Abstract You’ve probably heard of GraphQL, but with so many opinions out there on the internet, it can be hard to figure out if it’s worth your time or something you should be using. In this talk, we’ll be discussing what GraphQL is, when are appropriate use cases for it, and why it’s a great … Read More
Next.js is a framework for serving React-based single-page applications. In this article, I'll show you why people are using it as a way to accelerate the speed of launching React applications, improve search indexing, and pre-rendering of static content.
Abstract GraphQL offers the enticing promise of enabling developers to design and evolve an API in a product-focused way while allowing clients to query data from a single endpoint and from any number backing data sources. But as GraphQL adoption gains traction across teams, a company may soon find itself in a scenario where it … Read More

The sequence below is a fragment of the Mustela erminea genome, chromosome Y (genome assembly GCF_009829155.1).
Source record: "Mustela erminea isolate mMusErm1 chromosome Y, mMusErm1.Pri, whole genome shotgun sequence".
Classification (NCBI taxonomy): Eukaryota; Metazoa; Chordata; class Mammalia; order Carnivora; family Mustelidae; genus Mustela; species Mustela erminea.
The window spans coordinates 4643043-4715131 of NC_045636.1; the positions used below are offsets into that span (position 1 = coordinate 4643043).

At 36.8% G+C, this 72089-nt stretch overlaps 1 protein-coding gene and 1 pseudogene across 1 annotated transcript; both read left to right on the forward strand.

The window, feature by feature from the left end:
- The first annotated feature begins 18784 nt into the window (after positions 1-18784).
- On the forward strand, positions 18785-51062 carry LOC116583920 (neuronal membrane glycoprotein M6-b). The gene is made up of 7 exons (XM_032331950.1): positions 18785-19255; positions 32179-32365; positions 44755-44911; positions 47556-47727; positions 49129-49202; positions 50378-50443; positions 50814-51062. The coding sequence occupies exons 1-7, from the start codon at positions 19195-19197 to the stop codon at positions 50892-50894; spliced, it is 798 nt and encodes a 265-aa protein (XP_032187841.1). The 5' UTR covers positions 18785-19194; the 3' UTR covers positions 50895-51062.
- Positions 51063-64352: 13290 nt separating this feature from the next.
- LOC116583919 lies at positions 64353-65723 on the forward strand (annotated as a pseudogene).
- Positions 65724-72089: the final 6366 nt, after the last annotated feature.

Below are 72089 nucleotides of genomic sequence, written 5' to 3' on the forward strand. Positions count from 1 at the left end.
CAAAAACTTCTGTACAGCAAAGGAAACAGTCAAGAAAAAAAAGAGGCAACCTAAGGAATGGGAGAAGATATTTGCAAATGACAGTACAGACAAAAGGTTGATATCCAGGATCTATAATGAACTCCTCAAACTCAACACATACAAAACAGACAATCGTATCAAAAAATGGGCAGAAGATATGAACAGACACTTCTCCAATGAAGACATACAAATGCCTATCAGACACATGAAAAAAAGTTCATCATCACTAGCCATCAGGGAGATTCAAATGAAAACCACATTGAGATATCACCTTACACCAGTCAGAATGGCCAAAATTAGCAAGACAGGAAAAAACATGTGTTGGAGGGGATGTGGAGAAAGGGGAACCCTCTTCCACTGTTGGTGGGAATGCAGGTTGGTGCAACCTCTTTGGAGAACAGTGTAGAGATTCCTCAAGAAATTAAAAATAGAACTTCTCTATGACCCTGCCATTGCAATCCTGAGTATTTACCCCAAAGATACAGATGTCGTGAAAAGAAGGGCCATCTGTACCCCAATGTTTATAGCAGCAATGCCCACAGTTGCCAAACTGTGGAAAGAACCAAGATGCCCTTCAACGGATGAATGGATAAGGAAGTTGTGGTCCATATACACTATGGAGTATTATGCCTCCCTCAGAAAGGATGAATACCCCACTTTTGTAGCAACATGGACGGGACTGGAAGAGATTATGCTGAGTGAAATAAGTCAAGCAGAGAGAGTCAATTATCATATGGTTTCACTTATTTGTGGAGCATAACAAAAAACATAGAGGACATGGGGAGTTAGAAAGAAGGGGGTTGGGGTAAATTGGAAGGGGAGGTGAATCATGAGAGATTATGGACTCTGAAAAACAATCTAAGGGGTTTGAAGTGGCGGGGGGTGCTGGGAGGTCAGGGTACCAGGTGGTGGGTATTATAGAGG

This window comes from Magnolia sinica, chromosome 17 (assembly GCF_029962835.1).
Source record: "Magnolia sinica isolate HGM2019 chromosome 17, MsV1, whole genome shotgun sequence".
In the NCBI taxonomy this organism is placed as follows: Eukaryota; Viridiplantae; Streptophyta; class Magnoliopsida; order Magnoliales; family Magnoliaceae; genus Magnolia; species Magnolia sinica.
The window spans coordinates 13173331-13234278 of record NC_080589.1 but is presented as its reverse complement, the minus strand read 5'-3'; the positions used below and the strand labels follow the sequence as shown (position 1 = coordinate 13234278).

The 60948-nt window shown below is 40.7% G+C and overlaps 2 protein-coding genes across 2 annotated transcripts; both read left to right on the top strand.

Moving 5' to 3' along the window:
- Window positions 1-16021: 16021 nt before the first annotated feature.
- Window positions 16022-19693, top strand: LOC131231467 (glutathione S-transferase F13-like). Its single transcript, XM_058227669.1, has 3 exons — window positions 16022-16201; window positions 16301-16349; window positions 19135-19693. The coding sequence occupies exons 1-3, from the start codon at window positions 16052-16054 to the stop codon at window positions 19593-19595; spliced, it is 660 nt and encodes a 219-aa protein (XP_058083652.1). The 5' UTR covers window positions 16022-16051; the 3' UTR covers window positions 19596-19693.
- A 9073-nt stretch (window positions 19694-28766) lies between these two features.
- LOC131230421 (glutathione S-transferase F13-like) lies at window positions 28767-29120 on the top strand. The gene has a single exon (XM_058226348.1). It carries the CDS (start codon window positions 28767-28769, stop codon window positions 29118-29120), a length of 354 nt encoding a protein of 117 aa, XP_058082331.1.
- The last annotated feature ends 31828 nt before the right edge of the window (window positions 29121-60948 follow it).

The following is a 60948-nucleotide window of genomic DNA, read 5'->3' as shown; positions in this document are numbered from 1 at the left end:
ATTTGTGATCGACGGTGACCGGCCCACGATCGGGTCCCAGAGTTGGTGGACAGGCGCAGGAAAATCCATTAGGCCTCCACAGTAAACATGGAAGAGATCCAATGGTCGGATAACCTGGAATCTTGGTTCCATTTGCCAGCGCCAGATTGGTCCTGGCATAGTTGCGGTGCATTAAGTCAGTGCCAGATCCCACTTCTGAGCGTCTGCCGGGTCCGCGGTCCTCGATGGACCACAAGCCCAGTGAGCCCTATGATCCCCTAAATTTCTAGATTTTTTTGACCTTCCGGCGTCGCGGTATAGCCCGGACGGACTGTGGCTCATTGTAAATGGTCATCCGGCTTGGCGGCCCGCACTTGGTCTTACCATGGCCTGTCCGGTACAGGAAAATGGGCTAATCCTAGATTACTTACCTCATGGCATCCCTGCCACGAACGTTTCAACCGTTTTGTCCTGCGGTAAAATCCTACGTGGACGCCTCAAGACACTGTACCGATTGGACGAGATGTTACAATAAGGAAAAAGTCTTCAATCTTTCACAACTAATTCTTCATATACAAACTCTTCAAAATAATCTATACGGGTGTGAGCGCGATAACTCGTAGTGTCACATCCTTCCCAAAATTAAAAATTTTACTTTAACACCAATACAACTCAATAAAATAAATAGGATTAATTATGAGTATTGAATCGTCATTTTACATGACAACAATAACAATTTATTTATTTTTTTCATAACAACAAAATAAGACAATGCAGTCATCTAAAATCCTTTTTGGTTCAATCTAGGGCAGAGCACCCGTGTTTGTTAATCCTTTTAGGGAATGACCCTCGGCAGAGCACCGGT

Check out our YouTube playlist to watch all the talks from Emerging Technologies for the Enterprise 2020. Abstract A RESTful API and a GraphQL API are often viewed as two interchangeable approaches to achieve the same thing, make data available to a client. After building out a clinical trial matching API to help match patients … Read More
The Representative State Transfer (REST) protocol has been the king of remote access protocols for web applications for well over a decade. The general pattern: expose “nouns” (Customers, Activities, Employees, Tasks, Sasquatches) as URLs (/api/sasquatch/32) and access them via HTTP “verbs” such as “GET”, “POST” (create), “PUT” (update), or “DELETE” (umm, well…). The content type … Read More
Abstract GraphQL is a client/server API specification for submitting queries, updates and subscribing to data, and it’s been an interesting replacement technology for JSON in single page applications. Originally created for the Facebook application in 2012, it began life serving the graph of connections between people, posts, and other related data. Ultimately, Facebook open-sourced the … Read More
GraphQL is a client/server API specification for submitting queries, updates and subscribing to data, and it’s been an interesting replacement technology for JSON in single page applications.